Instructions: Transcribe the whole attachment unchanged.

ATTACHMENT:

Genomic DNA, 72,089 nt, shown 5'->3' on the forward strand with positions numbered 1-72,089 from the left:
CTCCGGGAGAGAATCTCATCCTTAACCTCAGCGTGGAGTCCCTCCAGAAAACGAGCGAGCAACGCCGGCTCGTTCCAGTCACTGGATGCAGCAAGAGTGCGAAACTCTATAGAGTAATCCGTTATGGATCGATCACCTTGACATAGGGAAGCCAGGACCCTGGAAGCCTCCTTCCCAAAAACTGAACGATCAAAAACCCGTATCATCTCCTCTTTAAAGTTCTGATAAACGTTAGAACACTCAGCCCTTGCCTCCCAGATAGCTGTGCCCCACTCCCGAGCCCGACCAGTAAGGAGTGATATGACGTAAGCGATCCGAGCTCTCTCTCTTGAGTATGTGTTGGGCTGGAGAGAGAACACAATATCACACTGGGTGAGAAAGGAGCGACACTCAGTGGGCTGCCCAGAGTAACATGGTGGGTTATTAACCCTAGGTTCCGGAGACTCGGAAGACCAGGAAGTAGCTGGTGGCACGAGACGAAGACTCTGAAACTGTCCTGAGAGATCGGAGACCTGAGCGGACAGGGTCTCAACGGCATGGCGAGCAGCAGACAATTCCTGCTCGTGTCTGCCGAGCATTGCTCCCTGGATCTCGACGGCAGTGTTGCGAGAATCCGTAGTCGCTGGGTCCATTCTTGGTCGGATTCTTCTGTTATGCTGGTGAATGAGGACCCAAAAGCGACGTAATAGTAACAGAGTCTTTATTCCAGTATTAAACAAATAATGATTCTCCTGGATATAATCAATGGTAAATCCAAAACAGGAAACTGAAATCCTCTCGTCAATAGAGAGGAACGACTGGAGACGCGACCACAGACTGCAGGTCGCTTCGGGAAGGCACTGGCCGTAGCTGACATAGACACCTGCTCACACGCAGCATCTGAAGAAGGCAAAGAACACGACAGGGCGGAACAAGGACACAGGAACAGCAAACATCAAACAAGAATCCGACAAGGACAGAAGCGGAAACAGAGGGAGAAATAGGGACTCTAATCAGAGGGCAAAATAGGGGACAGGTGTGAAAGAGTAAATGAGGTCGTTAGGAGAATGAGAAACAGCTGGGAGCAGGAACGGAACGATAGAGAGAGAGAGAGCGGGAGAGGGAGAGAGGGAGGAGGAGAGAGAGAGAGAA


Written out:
Genomic DNA, 72,089 nt, shown 5'->3' on the forward strand with positions numbered 1-72,089 from the left:
CTCCGGGAGAGAATCTCATCCTTAACCTCAGCGTGGAGTCCCTCCAGAAAACGAGCGAGCAACGCCGGCTCGTTCCAGTCACTGGATGCAGCAAGAGTGCGAAACTCTATAGAGTAATCCGTTATGGATCGATCACCTTGACATAGGGAAGCCAGGACCCTGGAAGCCTCCTTCCCAAAAACTGAACGATCAAAAACCCGTATCATCTCCTCTTTAAAGTTCTGATAAACGTTAGAACACTCAGCCCTTGCCTCCCAGATAGCTGTGCCCCACTCCCGAGCCCGACCAGTAAGGAGTGATATGACGTAAGCGATCCGAGCTCTCTCTCTTGAGTATGTGTTGGGCTGGAGAGAGAACACAATATCACACTGGGTGAGAAAGGAGCGACACTCAGTGGGCTGCCCAGAGTAACATGGTGGGTTATTAACCCTAGGTTCCGGAGACTCGGAAGACCAGGAAGTAGCTGGTGGCACGAGACGAAGACTCTGAAACTGTCCTGAGAGATCGGAGACCTGAGCGGACAGGGTCTCAACGGCATGGCGAGCAGCAGACAATTCCTGCTCGTGTCTGCCGAGCATTGCTCCCTGGATCTCGACGGCAGTGTTGCGAGAATCCGTAGTCGCTGGGTCCATTCTTGGTCGGATTCTTCTGTTATGCTGGTGAATGAGGACCCAAAAGCGACGTAATAGTAACAGAGTCTTTATTCCAGTATTAAACAAATAATGATTCTCCTGGATATAATCAATGGTAAATCCAAAACAGGAAACTGAAATCCTCTCGTCAATAGAGAGGAACGACTGGAGACGCGACCACAGACTGCAGGTCGCTTCGGGAAGGCACTGGCCGTAGCTGACATAGACACCTGCTCACACGCAGCATCTGAAGAAGGCAAAGAACACGACAGGGCGGAACAAGGACACAGGAACAGCAAACATCAAACAAGAATCCGACAAGGACAGAAGCGGAAACAGAGGGAGAAATAGGGACTCTAATCAGAGGGCAAAATAGGGGACAGGTGTGAAAGAGTAAATGAGGTCGTTAGGAGAATGAGAAACAGCTGGGAGCAGGAACGGAACGATAGAGAGAGAGAGAGCGGGAGAGGGAGAGAGGGAGGAGGAGAGAGAGAGAGAA